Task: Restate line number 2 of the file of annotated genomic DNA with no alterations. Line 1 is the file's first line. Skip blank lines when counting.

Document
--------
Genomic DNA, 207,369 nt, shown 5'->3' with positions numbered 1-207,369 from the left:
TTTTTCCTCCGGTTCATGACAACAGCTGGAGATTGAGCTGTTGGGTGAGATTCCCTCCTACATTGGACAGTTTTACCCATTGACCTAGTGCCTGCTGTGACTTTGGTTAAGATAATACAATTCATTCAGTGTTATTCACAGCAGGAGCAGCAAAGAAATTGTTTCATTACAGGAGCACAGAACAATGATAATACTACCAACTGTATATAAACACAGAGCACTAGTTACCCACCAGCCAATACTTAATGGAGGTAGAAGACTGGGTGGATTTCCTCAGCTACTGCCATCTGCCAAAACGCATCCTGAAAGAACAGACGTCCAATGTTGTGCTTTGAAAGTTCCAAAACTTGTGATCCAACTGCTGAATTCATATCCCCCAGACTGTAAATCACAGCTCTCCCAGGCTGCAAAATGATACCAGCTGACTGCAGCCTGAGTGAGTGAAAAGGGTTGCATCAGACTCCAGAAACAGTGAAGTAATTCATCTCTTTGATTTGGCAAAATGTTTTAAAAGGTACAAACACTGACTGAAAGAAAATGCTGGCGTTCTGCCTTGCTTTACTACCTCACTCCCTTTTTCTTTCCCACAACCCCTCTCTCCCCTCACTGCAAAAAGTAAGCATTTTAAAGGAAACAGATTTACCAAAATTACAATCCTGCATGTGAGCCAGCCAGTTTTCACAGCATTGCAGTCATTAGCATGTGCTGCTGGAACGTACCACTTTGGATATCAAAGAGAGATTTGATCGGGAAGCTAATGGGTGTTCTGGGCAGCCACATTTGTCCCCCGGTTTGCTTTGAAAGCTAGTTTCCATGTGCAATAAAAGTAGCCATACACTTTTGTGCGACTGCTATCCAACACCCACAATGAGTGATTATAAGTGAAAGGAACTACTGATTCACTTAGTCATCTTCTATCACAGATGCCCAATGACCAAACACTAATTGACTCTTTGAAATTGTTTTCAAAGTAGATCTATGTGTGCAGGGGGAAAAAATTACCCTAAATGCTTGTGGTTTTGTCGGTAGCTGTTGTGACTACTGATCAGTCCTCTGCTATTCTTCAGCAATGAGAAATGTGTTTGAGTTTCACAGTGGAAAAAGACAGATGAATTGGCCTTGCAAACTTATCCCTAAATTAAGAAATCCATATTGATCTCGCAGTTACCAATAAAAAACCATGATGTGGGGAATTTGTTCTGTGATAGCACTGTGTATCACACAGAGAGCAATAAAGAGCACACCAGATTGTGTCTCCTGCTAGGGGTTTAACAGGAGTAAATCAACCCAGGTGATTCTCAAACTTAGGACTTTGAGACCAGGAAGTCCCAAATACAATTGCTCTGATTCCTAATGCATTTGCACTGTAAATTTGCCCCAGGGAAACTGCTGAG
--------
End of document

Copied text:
TTTTTCCTCCGGTTCATGACAACAGCTGGAGATTGAGCTGTTGGGTGAGATTCCCTCCTACATTGGACAGTTTTACCCATTGACCTAGTGCCTGCTGTGACTTTGGTTAAGATAATACAATTCATTCAGTGTTATTCACAGCAGGAGCAGCAAAGAAATTGTTTCATTACAGGAGCACAGAACAATGATAATACTACCAACTGTATATAAACACAGAGCACTAGTTACCCACCAGCCAATACTTAATGGAGGTAGAAGACTGGGTGGATTTCCTCAGCTACTGCCATCTGCCAAAACGCATCCTGAAAGAACAGACGTCCAATGTTGTGCTTTGAAAGTTCCAAAACTTGTGATCCAACTGCTGAATTCATATCCCCCAGACTGTAAATCACAGCTCTCCCAGGCTGCAAAATGATACCAGCTGACTGCAGCCTGAGTGAGTGAAAAGGGTTGCATCAGACTCCAGAAACAGTGAAGTAATTCATCTCTTTGATTTGGCAAAATGTTTTAAAAGGTACAAACACTGACTGAAAGAAAATGCTGGCGTTCTGCCTTGCTTTACTACCTCACTCCCTTTTTCTTTCCCACAACCCCTCTCTCCCCTCACTGCAAAAAGTAAGCATTTTAAAGGAAACAGATTTACCAAAATTACAATCCTGCATGTGAGCCAGCCAGTTTTCACAGCATTGCAGTCATTAGCATGTGCTGCTGGAACGTACCACTTTGGATATCAAAGAGAGATTTGATCGGGAAGCTAATGGGTGTTCTGGGCAGCCACATTTGTCCCCCGGTTTGCTTTGAAAGCTAGTTTCCATGTGCAATAAAAGTAGCCATACACTTTTGTGCGACTGCTATCCAACACCCACAATGAGTGATTATAAGTGAAAGGAACTACTGATTCACTTAGTCATCTTCTATCACAGATGCCCAATGACCAAACACTAATTGACTCTTTGAAATTGTTTTCAAAGTAGATCTATGTGTGCAGGGGGAAAAAATTACCCTAAATGCTTGTGGTTTTGTCGGTAGCTGTTGTGACTACTGATCAGTCCTCTGCTATTCTTCAGCAATGAGAAATGTGTTTGAGTTTCACAGTGGAAAAAGACAGATGAATTGGCCTTGCAAACTTATCCCTAAATTAAGAAATCCATATTGATCTCGCAGTTACCAATAAAAAACCATGATGTGGGGAATTTGTTCTGTGATAGCACTGTGTATCACACAGAGAGCAATAAAGAGCACACCAGATTGTGTCTCCTGCTAGGGGTTTAACAGGAGTAAATCAACCCAGGTGATTCTCAAACTTAGGACTTTGAGACCAGGAAGTCCCAAATACAATTGCTCTGATTCCTAATGCATTTGCACTGTAAATTTGCCCCAGGGAAACTGCTGAG